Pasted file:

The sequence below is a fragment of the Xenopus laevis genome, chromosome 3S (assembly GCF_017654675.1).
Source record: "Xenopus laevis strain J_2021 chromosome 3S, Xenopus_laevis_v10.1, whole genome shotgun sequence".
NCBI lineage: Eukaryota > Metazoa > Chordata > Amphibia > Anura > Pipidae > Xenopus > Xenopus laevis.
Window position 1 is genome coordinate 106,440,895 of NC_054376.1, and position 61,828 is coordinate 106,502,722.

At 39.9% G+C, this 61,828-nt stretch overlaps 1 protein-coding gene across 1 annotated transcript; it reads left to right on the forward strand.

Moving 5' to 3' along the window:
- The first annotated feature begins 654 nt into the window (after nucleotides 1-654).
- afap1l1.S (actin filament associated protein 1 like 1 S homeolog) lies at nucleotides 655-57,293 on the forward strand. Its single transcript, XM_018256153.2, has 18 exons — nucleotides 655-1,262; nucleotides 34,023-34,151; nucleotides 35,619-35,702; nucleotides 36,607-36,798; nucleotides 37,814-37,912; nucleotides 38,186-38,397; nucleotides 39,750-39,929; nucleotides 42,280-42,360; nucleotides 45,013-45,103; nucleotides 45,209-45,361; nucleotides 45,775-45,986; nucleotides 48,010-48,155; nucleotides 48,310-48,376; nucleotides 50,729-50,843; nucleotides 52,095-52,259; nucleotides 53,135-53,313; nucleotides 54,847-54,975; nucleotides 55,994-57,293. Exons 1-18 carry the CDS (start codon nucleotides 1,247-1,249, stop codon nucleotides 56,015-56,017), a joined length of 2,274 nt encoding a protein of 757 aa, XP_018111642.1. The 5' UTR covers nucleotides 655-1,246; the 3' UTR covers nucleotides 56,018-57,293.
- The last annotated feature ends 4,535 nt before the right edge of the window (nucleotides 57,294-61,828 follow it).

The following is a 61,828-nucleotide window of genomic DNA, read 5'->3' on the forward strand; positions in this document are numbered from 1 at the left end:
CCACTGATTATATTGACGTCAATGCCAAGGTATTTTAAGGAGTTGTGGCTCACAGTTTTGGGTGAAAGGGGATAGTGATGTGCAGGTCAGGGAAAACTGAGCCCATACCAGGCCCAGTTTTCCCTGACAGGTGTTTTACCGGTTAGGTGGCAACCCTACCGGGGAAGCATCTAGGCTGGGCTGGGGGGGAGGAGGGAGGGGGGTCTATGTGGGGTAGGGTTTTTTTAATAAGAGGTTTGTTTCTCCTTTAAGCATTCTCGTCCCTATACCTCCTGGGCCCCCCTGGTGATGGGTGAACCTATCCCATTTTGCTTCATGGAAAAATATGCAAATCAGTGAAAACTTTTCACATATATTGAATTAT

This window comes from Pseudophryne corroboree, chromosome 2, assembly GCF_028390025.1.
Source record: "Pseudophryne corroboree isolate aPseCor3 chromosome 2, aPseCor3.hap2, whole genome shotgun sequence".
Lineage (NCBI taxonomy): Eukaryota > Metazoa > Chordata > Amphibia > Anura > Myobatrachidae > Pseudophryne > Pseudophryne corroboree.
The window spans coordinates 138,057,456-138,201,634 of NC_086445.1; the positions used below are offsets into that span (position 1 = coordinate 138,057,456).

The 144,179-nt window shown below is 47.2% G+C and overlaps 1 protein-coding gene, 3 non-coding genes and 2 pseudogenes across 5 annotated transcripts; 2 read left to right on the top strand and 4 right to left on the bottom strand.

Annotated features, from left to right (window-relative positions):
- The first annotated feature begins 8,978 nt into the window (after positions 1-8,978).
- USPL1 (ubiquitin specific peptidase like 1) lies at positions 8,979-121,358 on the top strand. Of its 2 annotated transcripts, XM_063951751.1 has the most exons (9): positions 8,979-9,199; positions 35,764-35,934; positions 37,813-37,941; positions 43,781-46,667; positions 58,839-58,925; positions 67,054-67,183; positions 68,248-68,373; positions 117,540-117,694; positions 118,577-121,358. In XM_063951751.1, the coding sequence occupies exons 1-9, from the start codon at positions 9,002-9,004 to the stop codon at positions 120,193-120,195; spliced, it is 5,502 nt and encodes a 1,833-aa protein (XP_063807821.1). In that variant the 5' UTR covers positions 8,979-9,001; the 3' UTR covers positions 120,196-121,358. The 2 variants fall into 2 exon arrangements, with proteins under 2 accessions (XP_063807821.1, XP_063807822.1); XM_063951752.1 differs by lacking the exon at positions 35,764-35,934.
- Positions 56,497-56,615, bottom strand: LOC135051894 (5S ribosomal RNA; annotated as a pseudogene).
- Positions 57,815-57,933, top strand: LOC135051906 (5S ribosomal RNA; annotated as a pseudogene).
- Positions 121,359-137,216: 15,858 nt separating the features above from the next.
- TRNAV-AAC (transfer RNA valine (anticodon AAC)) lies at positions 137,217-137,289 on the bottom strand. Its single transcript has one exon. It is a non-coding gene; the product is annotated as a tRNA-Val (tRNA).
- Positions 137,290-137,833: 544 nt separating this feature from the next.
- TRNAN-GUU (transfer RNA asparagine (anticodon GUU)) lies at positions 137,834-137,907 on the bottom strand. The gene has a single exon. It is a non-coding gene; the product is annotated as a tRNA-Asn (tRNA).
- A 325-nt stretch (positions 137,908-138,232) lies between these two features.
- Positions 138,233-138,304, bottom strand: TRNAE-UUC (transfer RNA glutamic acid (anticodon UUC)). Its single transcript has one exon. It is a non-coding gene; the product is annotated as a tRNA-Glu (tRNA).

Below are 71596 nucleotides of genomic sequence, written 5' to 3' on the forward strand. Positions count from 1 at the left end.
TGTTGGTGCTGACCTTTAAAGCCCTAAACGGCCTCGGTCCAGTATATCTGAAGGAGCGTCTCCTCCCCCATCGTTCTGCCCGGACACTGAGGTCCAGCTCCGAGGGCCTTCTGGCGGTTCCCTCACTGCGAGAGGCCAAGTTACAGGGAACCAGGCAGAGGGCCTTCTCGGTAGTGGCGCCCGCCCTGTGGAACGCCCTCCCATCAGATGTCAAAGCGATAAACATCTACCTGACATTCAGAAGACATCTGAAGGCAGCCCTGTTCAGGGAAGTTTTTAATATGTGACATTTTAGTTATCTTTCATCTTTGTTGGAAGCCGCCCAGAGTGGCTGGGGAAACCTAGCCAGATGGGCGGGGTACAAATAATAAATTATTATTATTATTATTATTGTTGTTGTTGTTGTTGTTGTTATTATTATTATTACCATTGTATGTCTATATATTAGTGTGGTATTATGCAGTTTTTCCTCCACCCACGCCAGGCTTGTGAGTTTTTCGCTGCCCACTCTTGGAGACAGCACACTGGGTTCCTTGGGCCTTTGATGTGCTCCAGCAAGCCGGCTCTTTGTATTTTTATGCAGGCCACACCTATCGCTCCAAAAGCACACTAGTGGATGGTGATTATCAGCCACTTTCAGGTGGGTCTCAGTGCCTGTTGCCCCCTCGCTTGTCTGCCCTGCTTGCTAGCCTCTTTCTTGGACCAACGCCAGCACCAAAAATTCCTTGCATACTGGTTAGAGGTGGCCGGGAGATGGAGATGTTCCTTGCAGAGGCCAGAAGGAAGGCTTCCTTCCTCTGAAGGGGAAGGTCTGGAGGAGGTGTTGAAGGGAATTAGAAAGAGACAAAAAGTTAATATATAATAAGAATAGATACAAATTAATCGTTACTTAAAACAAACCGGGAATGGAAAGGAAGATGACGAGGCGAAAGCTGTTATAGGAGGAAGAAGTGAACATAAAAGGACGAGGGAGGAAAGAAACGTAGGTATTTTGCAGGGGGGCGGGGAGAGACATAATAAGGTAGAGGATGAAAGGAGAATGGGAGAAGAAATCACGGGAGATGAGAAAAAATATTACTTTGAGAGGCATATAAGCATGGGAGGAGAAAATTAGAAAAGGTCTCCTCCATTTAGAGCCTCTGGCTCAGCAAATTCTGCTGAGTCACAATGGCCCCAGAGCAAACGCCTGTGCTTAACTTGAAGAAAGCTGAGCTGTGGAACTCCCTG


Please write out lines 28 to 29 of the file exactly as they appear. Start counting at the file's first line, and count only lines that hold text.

Below are 71596 nucleotides of genomic sequence, written 5' to 3' on the forward strand. Positions count from 1 at the left end.
TGTTGGTGCTGACCTTTAAAGCCCTAAACGGCCTCGGTCCAGTATATCTGAAGGAGCGTCTCCTCCCCCATCGTTCTGCCCGGACACTGAGGTCCAGCTCCGAGGGCCTTCTGGCGGTTCCCTCACTGCGAGAGGCCAAGTTACAGGGAACCAGGCAGAGGGCCTTCTCGGTAGTGGCGCCCGCCCTGTGGAACGCCCTCCCATCAGATGTCAAAGCGATAAACATCTACCTGACATTCAGAAGACATCTGAAGGCAGCCCTGTTCAGGGAAGTTTTTAATATGTGACATTTTAGTTATCTTTCATCTTTGTTGGAAGCCGCCCAGAGTGGCTGGGGAAACCTAGCCAGATGGGCGGGGTACAAATAATAAATTATTATTATTATTATTATTGTTGTTGTTGTTGTTGTTGTTATTATTATTATTACCATTGTATGTCTATATATTAGTGTGGTATTATGCAGTTTTTCCTCCACCCACGCCAGGCTTGTGAGTTTTTCGCTGCCCACTCTTGGAGACAGCACACTGGGTTCCTTGGGCCTTTGATGTGCTCCAGCAAGCCGGCTCTTTGTATTTTTATGCAGGCCACACCTATCGCTCCAAAAGCACACTAGTGGATGGTGATTATCAGCCACTTTCAGGTGGGTCTCAGTGCCTGTTGCCCCCTCGCTTGTCTGCCCTGCTTGCTAGCCTCTTTCTTGGACCAACGCCAGCACCAAAAATTCCTTGCATACTGGTTAGAGGTGGCCGGGAGATGGAGATGTTCCTTGCAGAGGCCAGAAGGAAGGCTTCCTTCCTCTGAAGGGGAAGGTCTGGAGGAGGTGTTGAAGGGAATTAGAAAGAGACAAAAAGTTAATATATAATAAGAATAGATACAAATTAATCGTTACTTAAAACAAACCGGGAATGGAAAGGAAGATGACGAGGCGAAAGCTGTTATAGGAGGAAGAAGTGAACATAAAAGGACGAGGGAGGAAAGAAACGTAGGTATTTTGCAGGGGGGCGGGGAGAGACATAATAAGGTAGAGGATGAAAGGAGAATGGGAGAAGAAATCACGGGAGATGAGAAAAAATATTACTTTGAGAGGCATATAAGCATGGGAGGAGAAAATTAGAAAAGGTCTCCTCCATTTAGAGCCTCTGGCTCAGCAAATTCTGCTGAGTCACAATGGCCCCAGAGCAAACGCCTGTGCTTAACTTGAAGAAAGCTGAGCTGTGGAACTCCCTG